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Pratapgad near Mahabaleshwar

Wednesday, November 12, 2014

Pratapgad is located around 22 KM away from Mahabaleshwar ST Bus Depot. It is around 1080 metres above sea level. 
Western Ghats

Road constructed at the edge of the Ghats

 History states that this fort was constructed by Moropant Trimbak Pingle on the orders of Shivaji Maharaj in 1656. The fort is famous for the battle fought between Shivaji Maharaj and Afzal Khan of Bijapur Sultanate. 
Western Ghats
Western Ghats (another view)
Instead of 9:30 AM, finally the bus arrives at 9:50 AM. After collecting passengers, with 3/4 of the bus finally filled, it departed for Pratapgad Fort. 
Pratapgad from the base village
We had to travel through the same ghats we had crossed in the moonlight while coming up to Mahableshwar. 
Pratapgad from Shiv Shrusti
The view of the hills, hill ranges and valley was very beautiful. The browny mountains partially covered with trees, the blue skies with a few clouds made it a nice panoramic photo. The ghat roads are narrow and curvy so if driving, please maintain safe distance and do not overtake or race a you would be putting yours and the lives of others in jeopardy.
Manohar and Me
Finally the bus reached the bottom of the hill range only to climb Pratapgad. The road here is narrower and steep and covered with trees on either side of the road. So get used to the sounds of the clash between the wood and the metal. 
Pratapgad Darshan Bus
The first stop the ST bus makes is to Shiv Shrusti. A Traditional Village. It showcases the life of the villagers and villages in the era of Shivaji. There is a ticket to view it. As this was not on our agenda we gave it a miss. But this place offered a beautiful view of Pratapgad in a distance. The fortification was just wonderful from a distance.
Orange flag atop the bastion, lower hjalf of the fort
The bus then moved to Pratapgad fort. Again the narrow curvy and steep road led to the top. The driver had to toggle between first and second gear all the way up. And if we had traffic from the opposite side and the climb would come to a standstill for a minute or two till both vehicles have crossed over.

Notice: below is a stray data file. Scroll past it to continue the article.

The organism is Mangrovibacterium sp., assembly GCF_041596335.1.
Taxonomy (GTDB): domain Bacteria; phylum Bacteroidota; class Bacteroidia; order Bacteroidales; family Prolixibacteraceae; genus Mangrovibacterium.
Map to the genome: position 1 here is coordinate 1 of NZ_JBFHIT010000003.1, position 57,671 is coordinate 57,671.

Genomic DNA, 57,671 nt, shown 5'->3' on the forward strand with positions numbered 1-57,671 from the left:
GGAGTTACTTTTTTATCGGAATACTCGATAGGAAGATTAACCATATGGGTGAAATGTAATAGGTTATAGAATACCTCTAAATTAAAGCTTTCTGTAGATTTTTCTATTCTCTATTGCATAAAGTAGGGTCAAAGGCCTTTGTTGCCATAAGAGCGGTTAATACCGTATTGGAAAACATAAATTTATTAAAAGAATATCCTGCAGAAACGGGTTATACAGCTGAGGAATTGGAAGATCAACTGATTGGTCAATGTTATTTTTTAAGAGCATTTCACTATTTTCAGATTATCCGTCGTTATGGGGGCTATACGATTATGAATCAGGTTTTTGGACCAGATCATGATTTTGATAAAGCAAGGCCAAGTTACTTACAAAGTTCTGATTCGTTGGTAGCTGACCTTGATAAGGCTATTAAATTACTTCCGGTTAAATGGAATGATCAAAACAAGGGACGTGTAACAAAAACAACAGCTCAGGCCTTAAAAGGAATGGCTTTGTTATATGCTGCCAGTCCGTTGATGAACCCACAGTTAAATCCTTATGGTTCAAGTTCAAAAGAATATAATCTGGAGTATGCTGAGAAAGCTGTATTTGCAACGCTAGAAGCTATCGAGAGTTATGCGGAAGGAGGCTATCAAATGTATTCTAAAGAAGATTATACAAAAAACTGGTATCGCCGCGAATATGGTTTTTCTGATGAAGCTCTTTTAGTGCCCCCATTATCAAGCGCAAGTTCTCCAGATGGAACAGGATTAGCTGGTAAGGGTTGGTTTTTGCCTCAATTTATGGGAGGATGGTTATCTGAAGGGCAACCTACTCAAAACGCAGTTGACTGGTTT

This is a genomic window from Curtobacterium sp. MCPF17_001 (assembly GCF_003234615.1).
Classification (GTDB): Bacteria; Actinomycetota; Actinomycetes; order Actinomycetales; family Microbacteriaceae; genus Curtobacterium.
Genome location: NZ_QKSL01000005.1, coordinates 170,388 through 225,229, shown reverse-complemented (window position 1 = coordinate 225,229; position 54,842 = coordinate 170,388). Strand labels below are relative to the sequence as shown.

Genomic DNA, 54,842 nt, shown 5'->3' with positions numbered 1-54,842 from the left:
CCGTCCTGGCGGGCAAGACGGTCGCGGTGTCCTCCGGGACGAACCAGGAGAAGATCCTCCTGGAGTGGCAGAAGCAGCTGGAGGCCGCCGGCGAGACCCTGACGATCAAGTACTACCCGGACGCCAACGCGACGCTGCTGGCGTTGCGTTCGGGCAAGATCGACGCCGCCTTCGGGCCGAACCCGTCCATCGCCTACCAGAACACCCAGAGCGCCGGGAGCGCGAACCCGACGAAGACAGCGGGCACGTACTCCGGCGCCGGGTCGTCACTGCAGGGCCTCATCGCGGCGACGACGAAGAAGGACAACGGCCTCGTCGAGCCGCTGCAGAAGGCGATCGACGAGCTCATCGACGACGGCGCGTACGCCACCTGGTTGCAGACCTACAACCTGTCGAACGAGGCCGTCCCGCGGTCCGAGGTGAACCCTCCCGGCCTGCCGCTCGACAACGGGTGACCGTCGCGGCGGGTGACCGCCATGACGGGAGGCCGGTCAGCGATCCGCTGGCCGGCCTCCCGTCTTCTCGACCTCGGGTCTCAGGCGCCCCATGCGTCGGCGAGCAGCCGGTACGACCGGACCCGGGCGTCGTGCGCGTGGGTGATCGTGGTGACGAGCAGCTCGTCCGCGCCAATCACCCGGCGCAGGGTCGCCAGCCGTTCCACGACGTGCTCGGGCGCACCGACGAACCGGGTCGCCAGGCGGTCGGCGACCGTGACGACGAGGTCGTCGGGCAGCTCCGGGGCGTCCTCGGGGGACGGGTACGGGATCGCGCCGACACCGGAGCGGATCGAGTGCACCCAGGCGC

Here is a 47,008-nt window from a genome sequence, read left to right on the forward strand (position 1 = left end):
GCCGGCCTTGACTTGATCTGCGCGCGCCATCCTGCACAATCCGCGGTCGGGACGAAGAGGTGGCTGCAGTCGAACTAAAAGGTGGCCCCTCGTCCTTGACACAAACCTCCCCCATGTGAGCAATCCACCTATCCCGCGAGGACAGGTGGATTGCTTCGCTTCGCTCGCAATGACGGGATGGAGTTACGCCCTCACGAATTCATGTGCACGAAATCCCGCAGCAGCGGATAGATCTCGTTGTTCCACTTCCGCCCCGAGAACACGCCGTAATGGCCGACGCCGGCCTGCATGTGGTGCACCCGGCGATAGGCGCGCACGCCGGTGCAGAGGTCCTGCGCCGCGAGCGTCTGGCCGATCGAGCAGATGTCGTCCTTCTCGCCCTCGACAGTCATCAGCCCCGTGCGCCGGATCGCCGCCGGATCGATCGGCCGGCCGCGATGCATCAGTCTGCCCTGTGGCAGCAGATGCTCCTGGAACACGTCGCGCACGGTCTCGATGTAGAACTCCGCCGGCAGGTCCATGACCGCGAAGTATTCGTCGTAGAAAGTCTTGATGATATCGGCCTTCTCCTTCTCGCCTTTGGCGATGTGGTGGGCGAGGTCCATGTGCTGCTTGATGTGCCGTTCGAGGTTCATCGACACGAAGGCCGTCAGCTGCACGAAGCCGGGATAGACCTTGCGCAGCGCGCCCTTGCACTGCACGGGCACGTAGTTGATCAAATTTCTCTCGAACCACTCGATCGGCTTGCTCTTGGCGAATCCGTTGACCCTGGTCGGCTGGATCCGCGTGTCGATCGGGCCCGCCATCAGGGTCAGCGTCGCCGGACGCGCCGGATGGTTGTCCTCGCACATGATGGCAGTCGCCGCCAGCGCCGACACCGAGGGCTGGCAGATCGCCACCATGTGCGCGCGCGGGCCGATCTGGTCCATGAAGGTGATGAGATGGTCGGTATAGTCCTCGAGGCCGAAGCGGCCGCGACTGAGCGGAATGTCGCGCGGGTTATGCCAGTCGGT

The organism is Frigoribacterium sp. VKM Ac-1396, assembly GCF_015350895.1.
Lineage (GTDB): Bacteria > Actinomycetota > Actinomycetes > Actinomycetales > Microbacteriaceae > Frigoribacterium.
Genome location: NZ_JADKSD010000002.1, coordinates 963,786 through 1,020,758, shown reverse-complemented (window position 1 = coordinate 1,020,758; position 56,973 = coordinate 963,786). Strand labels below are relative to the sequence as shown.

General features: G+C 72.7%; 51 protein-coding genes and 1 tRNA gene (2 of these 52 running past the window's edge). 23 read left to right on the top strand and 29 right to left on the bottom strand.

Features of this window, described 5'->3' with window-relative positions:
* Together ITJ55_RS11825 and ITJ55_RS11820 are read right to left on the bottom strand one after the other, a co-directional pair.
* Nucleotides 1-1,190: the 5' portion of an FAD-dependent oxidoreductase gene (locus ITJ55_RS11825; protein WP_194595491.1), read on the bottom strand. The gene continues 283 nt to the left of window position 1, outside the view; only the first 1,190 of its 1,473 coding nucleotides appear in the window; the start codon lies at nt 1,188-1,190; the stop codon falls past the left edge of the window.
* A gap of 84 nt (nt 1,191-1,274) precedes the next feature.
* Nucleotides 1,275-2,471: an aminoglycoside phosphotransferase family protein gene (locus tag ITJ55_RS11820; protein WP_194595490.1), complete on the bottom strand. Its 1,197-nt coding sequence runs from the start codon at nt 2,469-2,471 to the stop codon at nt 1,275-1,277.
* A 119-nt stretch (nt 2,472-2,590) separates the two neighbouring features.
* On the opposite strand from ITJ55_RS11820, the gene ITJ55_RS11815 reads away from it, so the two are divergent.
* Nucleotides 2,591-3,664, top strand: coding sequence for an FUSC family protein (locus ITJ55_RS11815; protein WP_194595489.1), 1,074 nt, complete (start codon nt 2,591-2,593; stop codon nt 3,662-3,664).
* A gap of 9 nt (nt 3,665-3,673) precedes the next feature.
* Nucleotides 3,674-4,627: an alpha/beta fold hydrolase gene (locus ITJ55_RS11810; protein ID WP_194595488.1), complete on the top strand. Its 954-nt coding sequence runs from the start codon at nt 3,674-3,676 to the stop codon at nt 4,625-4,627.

Narrow entrance or Darwaza to the fort
Finally at 11:15 AM we were atop the hill near the entrance of the fort. The view was breathtaking. There are guides here who offer to take you around the fort but for a price. As TIME was a major constraint we decided to do away without the guide. 
Panoramic View of the hills and valleys 
The bus conductor informed that we had an hour's time to see the entire fort, we decided to hurry as we wanted to finish the fort in entirety. We were also not sure how big the fort was. 
Fortification, upper half of the fort
There is parking space available here, loads of cars and buses were parked here. I got a feeling that this fort is easily accessible by everyone. Which made it a favorite tourist spot. 
At the entrance is a small cave. A series of steps leads to the main entrance of the fort. But I did notice is that the steps are narrow and curvy with walls on either side of it. Maybe it was designed that way so that the enemy soldiers could be stopped or killed in ambush while entering the fort premises.